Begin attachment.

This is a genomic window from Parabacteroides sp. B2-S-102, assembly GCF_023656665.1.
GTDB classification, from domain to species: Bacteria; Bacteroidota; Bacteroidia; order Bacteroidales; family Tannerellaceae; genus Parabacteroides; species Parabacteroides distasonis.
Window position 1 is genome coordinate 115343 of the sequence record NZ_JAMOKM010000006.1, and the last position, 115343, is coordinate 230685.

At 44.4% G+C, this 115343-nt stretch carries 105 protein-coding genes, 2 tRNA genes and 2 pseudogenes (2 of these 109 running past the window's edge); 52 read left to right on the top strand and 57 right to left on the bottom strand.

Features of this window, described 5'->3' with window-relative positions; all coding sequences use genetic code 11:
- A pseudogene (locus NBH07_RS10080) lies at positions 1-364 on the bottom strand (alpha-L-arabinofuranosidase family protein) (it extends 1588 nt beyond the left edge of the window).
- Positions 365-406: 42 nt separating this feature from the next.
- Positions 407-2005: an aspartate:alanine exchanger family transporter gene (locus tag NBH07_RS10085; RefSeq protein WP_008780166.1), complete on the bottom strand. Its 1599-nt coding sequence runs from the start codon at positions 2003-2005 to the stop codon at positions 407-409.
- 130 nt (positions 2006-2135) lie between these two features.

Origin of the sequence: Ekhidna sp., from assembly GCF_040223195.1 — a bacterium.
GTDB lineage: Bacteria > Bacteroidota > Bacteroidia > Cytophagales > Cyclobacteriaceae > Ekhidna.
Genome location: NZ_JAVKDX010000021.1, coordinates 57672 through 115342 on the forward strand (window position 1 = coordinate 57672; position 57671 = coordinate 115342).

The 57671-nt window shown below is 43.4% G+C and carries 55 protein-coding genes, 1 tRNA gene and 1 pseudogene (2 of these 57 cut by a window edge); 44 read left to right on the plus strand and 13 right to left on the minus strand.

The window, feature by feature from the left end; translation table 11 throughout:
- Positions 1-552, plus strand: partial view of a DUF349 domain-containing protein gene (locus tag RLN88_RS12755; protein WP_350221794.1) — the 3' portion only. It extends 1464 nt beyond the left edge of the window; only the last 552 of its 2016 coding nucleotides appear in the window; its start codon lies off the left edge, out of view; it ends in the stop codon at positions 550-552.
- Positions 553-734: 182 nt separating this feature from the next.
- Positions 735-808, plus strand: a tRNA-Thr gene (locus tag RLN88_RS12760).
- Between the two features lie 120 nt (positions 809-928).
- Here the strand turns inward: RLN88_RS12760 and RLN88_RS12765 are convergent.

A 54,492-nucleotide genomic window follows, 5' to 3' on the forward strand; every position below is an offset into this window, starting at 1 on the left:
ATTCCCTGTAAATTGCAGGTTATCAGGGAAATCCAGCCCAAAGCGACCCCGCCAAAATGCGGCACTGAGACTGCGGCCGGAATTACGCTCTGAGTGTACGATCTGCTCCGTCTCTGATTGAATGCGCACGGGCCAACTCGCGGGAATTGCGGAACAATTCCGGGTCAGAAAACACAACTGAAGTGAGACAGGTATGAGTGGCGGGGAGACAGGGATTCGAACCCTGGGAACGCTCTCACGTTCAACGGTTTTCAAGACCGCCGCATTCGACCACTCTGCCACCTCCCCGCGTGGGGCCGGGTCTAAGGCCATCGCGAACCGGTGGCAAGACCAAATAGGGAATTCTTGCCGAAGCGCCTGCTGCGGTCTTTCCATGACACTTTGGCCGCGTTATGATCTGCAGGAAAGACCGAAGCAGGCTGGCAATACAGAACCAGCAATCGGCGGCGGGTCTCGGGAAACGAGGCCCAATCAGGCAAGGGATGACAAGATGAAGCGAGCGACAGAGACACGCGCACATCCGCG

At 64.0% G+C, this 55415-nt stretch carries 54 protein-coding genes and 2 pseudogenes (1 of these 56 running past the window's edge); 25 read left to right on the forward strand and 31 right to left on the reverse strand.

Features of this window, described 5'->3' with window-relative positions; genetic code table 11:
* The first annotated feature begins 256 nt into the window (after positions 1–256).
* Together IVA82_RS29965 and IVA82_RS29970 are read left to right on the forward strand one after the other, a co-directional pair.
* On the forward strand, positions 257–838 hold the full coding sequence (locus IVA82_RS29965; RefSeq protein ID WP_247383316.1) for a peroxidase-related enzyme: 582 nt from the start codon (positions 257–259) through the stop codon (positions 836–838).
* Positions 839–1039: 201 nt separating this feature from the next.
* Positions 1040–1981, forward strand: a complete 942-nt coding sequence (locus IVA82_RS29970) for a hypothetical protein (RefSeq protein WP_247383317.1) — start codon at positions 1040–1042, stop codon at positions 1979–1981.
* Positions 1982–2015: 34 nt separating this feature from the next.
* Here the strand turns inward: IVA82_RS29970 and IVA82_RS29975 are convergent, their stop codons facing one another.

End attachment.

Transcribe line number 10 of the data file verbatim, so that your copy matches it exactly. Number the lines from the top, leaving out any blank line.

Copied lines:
Origin of the sequence: Ekhidna sp., from assembly GCF_040223195.1 — a bacterium.